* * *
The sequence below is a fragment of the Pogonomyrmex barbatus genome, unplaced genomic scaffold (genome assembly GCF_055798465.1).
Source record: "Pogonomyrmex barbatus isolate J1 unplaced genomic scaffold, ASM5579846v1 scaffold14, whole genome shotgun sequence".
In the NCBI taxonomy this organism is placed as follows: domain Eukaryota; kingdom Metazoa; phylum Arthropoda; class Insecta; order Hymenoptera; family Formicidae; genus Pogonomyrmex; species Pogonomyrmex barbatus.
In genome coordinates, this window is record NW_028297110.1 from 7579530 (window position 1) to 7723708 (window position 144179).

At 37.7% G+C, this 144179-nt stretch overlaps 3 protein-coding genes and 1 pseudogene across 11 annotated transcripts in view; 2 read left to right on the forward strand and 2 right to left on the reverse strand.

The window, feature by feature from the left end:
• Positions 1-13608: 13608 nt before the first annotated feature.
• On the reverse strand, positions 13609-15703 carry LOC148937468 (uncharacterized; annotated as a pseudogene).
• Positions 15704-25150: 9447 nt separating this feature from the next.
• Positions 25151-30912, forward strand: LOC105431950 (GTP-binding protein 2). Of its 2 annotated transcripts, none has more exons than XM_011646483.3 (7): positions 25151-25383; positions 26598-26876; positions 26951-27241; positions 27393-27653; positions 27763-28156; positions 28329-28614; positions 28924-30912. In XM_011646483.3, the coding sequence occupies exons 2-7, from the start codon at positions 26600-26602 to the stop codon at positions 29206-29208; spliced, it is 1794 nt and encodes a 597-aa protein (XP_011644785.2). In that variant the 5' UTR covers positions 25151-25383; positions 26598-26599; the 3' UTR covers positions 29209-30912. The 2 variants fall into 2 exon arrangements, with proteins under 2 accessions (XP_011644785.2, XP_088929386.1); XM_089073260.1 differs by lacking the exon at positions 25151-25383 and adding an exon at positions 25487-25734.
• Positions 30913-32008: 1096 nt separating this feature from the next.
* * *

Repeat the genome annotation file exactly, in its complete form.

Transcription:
The sequence below is a fragment of the Pogonomyrmex barbatus genome, unplaced genomic scaffold (genome assembly GCF_055798465.1).
Source record: "Pogonomyrmex barbatus isolate J1 unplaced genomic scaffold, ASM5579846v1 scaffold14, whole genome shotgun sequence".
In the NCBI taxonomy this organism is placed as follows: domain Eukaryota; kingdom Metazoa; phylum Arthropoda; class Insecta; order Hymenoptera; family Formicidae; genus Pogonomyrmex; species Pogonomyrmex barbatus.
In genome coordinates, this window is record NW_028297110.1 from 7579530 (window position 1) to 7723708 (window position 144179).

At 37.7% G+C, this 144179-nt stretch overlaps 3 protein-coding genes and 1 pseudogene across 11 annotated transcripts in view; 2 read left to right on the forward strand and 2 right to left on the reverse strand.

The window, feature by feature from the left end:
• Positions 1-13608: 13608 nt before the first annotated feature.
• On the reverse strand, positions 13609-15703 carry LOC148937468 (uncharacterized; annotated as a pseudogene).
• Positions 15704-25150: 9447 nt separating this feature from the next.
• Positions 25151-30912, forward strand: LOC105431950 (GTP-binding protein 2). Of its 2 annotated transcripts, none has more exons than XM_011646483.3 (7): positions 25151-25383; positions 26598-26876; positions 26951-27241; positions 27393-27653; positions 27763-28156; positions 28329-28614; positions 28924-30912. In XM_011646483.3, the coding sequence occupies exons 2-7, from the start codon at positions 26600-26602 to the stop codon at positions 29206-29208; spliced, it is 1794 nt and encodes a 597-aa protein (XP_011644785.2). In that variant the 5' UTR covers positions 25151-25383; positions 26598-26599; the 3' UTR covers positions 29209-30912. The 2 variants fall into 2 exon arrangements, with proteins under 2 accessions (XP_011644785.2, XP_088929386.1); XM_089073260.1 differs by lacking the exon at positions 25151-25383 and adding an exon at positions 25487-25734.
• Positions 30913-32008: 1096 nt separating this feature from the next.